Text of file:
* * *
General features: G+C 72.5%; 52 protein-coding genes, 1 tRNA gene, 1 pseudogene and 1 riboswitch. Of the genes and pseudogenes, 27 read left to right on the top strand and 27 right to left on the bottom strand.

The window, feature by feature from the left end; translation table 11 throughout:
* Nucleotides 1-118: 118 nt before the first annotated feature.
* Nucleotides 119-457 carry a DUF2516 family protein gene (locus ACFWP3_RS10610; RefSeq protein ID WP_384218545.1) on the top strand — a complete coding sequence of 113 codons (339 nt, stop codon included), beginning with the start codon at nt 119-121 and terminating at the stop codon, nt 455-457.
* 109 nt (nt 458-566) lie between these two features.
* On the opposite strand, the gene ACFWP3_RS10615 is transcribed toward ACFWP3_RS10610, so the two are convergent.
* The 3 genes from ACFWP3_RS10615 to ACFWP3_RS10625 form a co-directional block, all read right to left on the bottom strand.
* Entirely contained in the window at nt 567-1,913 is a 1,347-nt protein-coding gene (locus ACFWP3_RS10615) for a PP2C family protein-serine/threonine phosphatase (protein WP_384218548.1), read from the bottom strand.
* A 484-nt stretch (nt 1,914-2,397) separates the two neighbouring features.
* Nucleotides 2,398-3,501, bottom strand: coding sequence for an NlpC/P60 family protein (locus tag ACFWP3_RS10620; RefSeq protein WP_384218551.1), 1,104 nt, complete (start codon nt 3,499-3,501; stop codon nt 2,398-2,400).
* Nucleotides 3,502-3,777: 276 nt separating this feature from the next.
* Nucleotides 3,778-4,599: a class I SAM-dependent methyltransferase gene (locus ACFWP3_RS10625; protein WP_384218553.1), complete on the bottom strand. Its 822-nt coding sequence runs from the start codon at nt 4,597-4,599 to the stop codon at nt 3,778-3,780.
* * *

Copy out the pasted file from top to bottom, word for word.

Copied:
General features: G+C 72.5%; 52 protein-coding genes, 1 tRNA gene, 1 pseudogene and 1 riboswitch. Of the genes and pseudogenes, 27 read left to right on the top strand and 27 right to left on the bottom strand.

The window, feature by feature from the left end; translation table 11 throughout:
* Nucleotides 1-118: 118 nt before the first annotated feature.
* Nucleotides 119-457 carry a DUF2516 family protein gene (locus ACFWP3_RS10610; RefSeq protein ID WP_384218545.1) on the top strand — a complete coding sequence of 113 codons (339 nt, stop codon included), beginning with the start codon at nt 119-121 and terminating at the stop codon, nt 455-457.
* 109 nt (nt 458-566) lie between these two features.
* On the opposite strand, the gene ACFWP3_RS10615 is transcribed toward ACFWP3_RS10610, so the two are convergent.
* The 3 genes from ACFWP3_RS10615 to ACFWP3_RS10625 form a co-directional block, all read right to left on the bottom strand.
* Entirely contained in the window at nt 567-1,913 is a 1,347-nt protein-coding gene (locus ACFWP3_RS10615) for a PP2C family protein-serine/threonine phosphatase (protein WP_384218548.1), read from the bottom strand.
* A 484-nt stretch (nt 1,914-2,397) separates the two neighbouring features.
* Nucleotides 2,398-3,501, bottom strand: coding sequence for an NlpC/P60 family protein (locus tag ACFWP3_RS10620; RefSeq protein WP_384218551.1), 1,104 nt, complete (start codon nt 3,499-3,501; stop codon nt 2,398-2,400).
* Nucleotides 3,502-3,777: 276 nt separating this feature from the next.
* Nucleotides 3,778-4,599: a class I SAM-dependent methyltransferase gene (locus ACFWP3_RS10625; protein WP_384218553.1), complete on the bottom strand. Its 822-nt coding sequence runs from the start codon at nt 4,597-4,599 to the stop codon at nt 3,778-3,780.